Signals excite me and astonish me, helping me to dig deeper and want to understand what they mean and how they will combine with other things. For other people, this process is exhausting, scary, pointless, or an act of pure and unfettered fantasy that doesn't seem to have bearing on the here and now. 

And that's okay.

So when I say that I think anyone can be a futurist, I do. If you have the mindset to want to pay attention, be astonished, and tell people about it, that is a pretty huge start. But it's okay that maybe not everyone else wants to as well.

When it comes to how a school would help you to be a 'professional futurist', I think it's more about networks and community. Going to MFA D+T at Parsons was the first time in my life that I felt I was somewhere I really belonged, where the people around me were all paying attention (some more than others), being astonished, and talking with one another about it every day. It felt like we as a community could whip ourselves into a fervor going down a path of collective imagination about some emerging technology, or social pattern we were studying as part of our design work. We had lectures on blockchains for platform cooperatives, AR for music, the ethics of AI, and did projects where we had to put ourselves in the shoes of people today (and in the future) who would be experiencing this technology and resulting social change, asking ourselves what it would feel like, and if it was something we wanted.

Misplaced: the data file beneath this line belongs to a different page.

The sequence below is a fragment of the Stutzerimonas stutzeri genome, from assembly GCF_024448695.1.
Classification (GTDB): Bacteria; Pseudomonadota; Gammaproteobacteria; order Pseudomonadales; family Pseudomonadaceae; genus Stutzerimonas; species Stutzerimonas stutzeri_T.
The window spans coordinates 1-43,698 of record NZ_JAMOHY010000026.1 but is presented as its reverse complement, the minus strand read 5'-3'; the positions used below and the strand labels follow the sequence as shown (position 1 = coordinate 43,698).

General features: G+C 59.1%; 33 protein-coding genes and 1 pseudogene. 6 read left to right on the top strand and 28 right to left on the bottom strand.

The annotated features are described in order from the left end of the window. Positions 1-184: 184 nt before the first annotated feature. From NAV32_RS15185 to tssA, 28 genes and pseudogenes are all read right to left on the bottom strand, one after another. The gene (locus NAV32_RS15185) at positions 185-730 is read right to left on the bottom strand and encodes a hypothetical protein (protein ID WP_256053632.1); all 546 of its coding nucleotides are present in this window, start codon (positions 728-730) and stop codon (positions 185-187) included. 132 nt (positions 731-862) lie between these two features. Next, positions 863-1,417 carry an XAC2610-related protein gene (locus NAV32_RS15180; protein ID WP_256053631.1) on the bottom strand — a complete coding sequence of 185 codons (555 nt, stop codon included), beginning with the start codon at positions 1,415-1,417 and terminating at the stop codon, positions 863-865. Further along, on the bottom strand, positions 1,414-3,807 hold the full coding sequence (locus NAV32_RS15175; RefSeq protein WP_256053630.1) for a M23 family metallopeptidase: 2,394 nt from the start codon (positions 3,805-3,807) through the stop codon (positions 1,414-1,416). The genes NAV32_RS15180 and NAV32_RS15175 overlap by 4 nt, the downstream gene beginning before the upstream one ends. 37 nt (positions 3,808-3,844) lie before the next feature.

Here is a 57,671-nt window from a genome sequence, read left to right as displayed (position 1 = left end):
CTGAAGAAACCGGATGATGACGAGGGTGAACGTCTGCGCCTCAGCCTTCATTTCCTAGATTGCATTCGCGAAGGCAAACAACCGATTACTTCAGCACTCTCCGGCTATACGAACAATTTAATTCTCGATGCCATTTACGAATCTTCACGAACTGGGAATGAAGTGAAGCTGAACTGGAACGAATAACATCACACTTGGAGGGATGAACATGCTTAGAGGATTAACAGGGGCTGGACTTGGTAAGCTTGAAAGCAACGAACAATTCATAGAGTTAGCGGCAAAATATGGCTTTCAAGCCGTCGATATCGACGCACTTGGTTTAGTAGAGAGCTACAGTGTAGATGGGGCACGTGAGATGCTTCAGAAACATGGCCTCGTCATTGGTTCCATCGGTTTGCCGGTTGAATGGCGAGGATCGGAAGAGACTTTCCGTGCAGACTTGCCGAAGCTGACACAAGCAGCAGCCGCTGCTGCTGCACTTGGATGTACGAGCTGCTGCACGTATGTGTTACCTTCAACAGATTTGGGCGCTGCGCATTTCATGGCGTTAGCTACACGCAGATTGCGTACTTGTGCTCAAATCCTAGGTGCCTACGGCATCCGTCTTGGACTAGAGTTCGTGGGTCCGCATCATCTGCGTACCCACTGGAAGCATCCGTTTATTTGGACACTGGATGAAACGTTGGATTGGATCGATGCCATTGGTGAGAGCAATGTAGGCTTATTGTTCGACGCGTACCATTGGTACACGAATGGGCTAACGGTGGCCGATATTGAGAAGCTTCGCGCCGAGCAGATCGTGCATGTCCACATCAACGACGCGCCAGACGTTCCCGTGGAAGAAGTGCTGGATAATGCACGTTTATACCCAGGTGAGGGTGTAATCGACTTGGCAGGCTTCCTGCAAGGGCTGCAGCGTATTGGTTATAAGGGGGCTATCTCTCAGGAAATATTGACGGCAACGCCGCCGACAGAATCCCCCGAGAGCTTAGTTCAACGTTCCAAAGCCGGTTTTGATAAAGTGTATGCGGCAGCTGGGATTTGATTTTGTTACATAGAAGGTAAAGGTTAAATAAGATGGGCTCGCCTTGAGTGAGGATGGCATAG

Taking the IFTF course has made me feel a lot better (so far) about my imposter syndrome around being a professional futurist. I've realized that I have naturally been doing what I thought was a really formal process that had tons of steps and rules. Instead, their method for interpreting signals (which I really like) is to ask three questions:

1. What does the change represent? From what to what?
2. What is driving this change? What is the future force behind it?
3. What will the world be in 10 years if this signal gets amplified?

A pretty simple framework, and one I'd like to explore more as I keep reading, watching, listening, and practicing my sense-making so I can look for fun new signals around me. It reminds me of something I read (and can't find the link/source of) that said every new technology replaces something, amplifies something, and taken to it's extreme, causes something else (I think cars v. carriages, knighthood, and traffic jams were involved in the explanation). 

Anyway, excited to keep learning about methods for analyzing signals, and realizing I should have a better process for actually jotting them down in a way that makes them easier to analyze later. I'd be interested in a shared signals repository if anyone wants to play around with this idea with me. :D

Thanks again for listening and keep reading for great speculative events!
 

"The future is here, now let's distribute it." 
 

Doc Martens


SciFly is a design studio dedicated to leveraging speculative design and science fiction to imagine and prototype alternative futures enabled by today's emerging technology.
 
 
   
 
 
 

Events

Monday | 1/20

Tuesday | 1/21

Wednesday | 1/22

Thursday | 1/23

Friday | 1/24

Saturday | 1/25

Sunday | 1/26

OnGoing [classes, exhibits, shows etc.]

 

What I'm Reading

Here is a quick snapshot of my favorite books, podcasts, and articles this week.

Precision Fermentation: What It Is, and How It Could Make Farming Obsolete
by Edd Gant

New graphene battery recharges blazingly fast, and it’s already on the market
by Andy Boxall

The making of Mojo, AR contact lenses that give your eyes superpowers
By Mark Sullivan

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You can also learn more about my work at danamartens.tech.